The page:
Trenton NJ, Over the weekend, The Star Ledger warned that New Jersey is facing what they describe as a $1.2 billion “Pension Bomb”. The combination of a scheduled payment of the state’s first full recommended pension contribution and Governor Murphy’s reckless rush to lower the assumed rate of return of the system’s investments have created a year-over-year increase of more than $1.2 billion in what taxpayers must pay to keep the public pension system afloat.
Ridgewood NJ, Governor Murphy once again plays games with the New Jersey pension funds . At stake are benefit payments to nearly 800,000 active and retired state and local workers.
For years, New Jersey had over inflated its assumption on returns on public pension fund investments ,but in the waning days of the Christie administration the NJ Department of treasury moved to face reality.
Trenton NJ, Research by The Pew Charitable Trusts shows New Jersey has the second-largest pension fund deficit in the nation and underscores the urgent need to transition to a more sustainable hybrid system, NJBIA President & CEO Michele Siekerka said Friday.
According to Pew’s nationwide research on the fiscal health of public employee retirement plans, New Jersey ranked 49th in the U.S. because its plans were only 36% funded. New Jersey is one of only five states with less than 50% of the assets needed to fully fund its pension liabilities, according to Pew’s analysis of 2017 data.
“Ummm, those unfunded pension liabilities are based on some outrageous assumptions:
1. The State Investment Council assumes an annual return of 7.5% on the NJ state pension assets; a 30 year US treasury (which matches a long term pension liability) currently yields 2.825%. Pew Charitable Trusts suggests 6.5% is a more conservative assumption, which would increase the unfunded liability by 28% versus the current assumption assuming 7.5% annualized returns…
Facts matter. Our retired public sector employees already draw $12 billion plus a year just in pension checks… not even including their “pay as you go” premium healthcare benefits until age 65. The pension checks alone equate to 33.6% of the actual 2018 NJ state budget. When the pension fu de go insolvent as forecast by 2027, NJ taxpayers will be in the hook for these pension & healthcare payments. Sweeney knows this and is telling the truth. The unions and their full-time lawyers just continue to lie and muddy the waters like the bloated piggies they are.
“NJ already has the highest combined, state, local, and corporate tax rates in the United States… and the public pension funds will be insolvent by 2027… which means NJ taxpayers have unlimited liability carrying the $12B per year paid out to retired public sector workers, plus their PAYGO (pay as you go) platinum health insurance… Ponzi scheme where the math doesn’t work when private sector employers are leaving and aren’t investing in the state. NJ also has net migration which only worsens the Ponzi scheme. Public sector unions only care about squeezing more blood from a shrinking stone. Greedy pigs “
“Same for CA, IL, etc, but When the state sends out $12bn a year already in annual pension checks (or 1/3 of our current annual NJ state budget), we have an unlimited pension liability in perpetuity once the public sector pension funds go insolvent by 2027… and that’s not even including “pay-as-you-go” (PAYGO) platinum healthcare insurance… the math doesn’t work. States like NJ, CA, IL, etc will have to explore bankruptcy filings to protect them from all of these excessive liability claims! “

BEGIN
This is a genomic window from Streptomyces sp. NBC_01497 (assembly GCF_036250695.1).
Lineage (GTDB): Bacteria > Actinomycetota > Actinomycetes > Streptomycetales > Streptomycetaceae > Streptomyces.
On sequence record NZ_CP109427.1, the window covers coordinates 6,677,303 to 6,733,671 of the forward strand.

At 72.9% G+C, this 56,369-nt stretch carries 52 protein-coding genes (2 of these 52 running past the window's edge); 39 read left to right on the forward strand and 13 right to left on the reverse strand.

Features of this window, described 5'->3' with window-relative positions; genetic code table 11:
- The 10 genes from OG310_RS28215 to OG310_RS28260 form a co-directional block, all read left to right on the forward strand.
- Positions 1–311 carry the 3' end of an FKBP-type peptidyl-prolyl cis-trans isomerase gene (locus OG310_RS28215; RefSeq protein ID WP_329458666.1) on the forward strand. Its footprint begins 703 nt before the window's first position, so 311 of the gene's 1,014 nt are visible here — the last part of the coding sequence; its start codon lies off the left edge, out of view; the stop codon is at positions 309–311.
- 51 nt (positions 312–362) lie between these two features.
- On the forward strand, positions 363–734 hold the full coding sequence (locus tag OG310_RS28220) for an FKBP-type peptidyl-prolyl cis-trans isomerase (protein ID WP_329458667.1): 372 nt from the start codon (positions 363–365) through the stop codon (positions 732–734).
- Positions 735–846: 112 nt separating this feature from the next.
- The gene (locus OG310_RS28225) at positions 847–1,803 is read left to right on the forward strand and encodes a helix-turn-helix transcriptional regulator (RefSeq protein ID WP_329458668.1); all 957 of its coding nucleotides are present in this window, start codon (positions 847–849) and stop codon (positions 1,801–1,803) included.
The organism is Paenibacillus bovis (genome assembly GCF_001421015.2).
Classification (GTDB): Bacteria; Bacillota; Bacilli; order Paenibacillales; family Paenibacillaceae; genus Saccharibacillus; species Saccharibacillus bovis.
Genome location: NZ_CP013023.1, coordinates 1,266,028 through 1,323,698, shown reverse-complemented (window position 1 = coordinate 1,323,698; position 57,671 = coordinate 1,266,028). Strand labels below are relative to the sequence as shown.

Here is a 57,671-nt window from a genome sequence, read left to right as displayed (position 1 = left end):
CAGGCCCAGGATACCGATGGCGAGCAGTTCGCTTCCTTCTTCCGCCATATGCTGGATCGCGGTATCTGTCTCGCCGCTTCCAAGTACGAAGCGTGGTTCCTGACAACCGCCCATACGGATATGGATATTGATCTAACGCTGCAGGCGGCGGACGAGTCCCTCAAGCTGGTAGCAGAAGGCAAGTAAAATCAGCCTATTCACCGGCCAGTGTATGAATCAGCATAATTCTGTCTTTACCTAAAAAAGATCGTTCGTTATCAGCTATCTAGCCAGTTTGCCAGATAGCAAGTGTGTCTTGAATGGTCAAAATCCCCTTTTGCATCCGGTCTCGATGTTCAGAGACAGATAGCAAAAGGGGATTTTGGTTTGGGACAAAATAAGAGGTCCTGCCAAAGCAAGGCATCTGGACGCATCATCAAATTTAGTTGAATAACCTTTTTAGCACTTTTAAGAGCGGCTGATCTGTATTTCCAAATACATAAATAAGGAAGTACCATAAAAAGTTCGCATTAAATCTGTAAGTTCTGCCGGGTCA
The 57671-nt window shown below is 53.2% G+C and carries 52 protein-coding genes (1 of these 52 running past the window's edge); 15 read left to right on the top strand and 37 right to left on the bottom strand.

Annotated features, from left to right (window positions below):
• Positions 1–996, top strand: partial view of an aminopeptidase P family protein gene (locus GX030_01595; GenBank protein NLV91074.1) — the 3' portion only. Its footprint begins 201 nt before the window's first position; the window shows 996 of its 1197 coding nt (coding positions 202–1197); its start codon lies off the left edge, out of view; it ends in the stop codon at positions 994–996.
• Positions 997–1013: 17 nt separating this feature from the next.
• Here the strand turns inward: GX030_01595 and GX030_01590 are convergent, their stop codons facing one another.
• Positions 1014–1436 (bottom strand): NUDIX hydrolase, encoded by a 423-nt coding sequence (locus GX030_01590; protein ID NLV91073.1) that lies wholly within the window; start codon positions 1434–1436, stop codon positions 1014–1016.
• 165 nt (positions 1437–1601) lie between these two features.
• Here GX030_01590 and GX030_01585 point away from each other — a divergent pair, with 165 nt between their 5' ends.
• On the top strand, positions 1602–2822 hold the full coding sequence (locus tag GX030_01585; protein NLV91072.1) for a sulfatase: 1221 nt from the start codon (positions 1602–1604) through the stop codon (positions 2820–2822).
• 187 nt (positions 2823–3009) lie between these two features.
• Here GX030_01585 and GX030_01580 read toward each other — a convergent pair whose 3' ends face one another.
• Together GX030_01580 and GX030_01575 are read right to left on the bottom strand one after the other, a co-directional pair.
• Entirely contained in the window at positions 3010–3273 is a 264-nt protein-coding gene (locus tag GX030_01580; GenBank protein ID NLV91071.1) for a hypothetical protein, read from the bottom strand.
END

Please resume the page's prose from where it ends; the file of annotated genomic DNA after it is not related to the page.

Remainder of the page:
Trenton NJ, Senate President Sweeney introduced a sweeping bill package aimed at slashing the high cost of government in New Jersey originating from the recent Path to Progress report. In response to the continued attacks by New Jersey public work leaders, particularly the leader of CWA, Hetty Rosenstein, the President of the New Jersey Building and Construction Trades Council, William Mullen, released the following statement.
Trenton NJ, The legislative introduction of the fiscal reforms and cost saving initiatives from the “Path to Progress” report has already generated widespread support from an array of individuals and organizations throughout New Jersey, including:
“The state of New Jersey faces short and long term challenges. I was pleased to be part of the ‘Path to Progress’ team as several of our recommendations will significantly improve the fiscal health of the state – particularly those related to employee pension and health benefits, and school consolidation. Of particular note – even with the pension reforms – no current retiree or those employees already vested will be negatively impacted.” – Richard F. Keevey, former Budget Director and Comptroller for the State of New Jersey, former CFO, U.S. Department of Housing and Urban Development, and former Deputy Under Secretary for Finance, U.S. Department of Defense
Glassboro NJ, Speaking at a policy forum last night, Senate President Steve Sweeney talked about the need to confront the state’s mounting fiscal problems and warned that New Jersey won’t be able to make critical investments in education, transportation, higher education and social services unless it enacts major structural reforms to address the looming budget crisis fueled by runaway pension and benefit costs.
Trenton NJ, while Murphy Administration called on liberal activists, to push back against state Senate President Stephen Sweeney’s big plan to fix New Jersey’s long-term fiscal problems , Senate President Steve Sweeney and Assembly Majority Leader Lou Greenwald tonight warned that New Jersey won’t be able to make critical investments in education, transportation, higher education and social services unless it enacts major structural reforms to address the looming budget crisis fueled by runaway pension and benefit costs.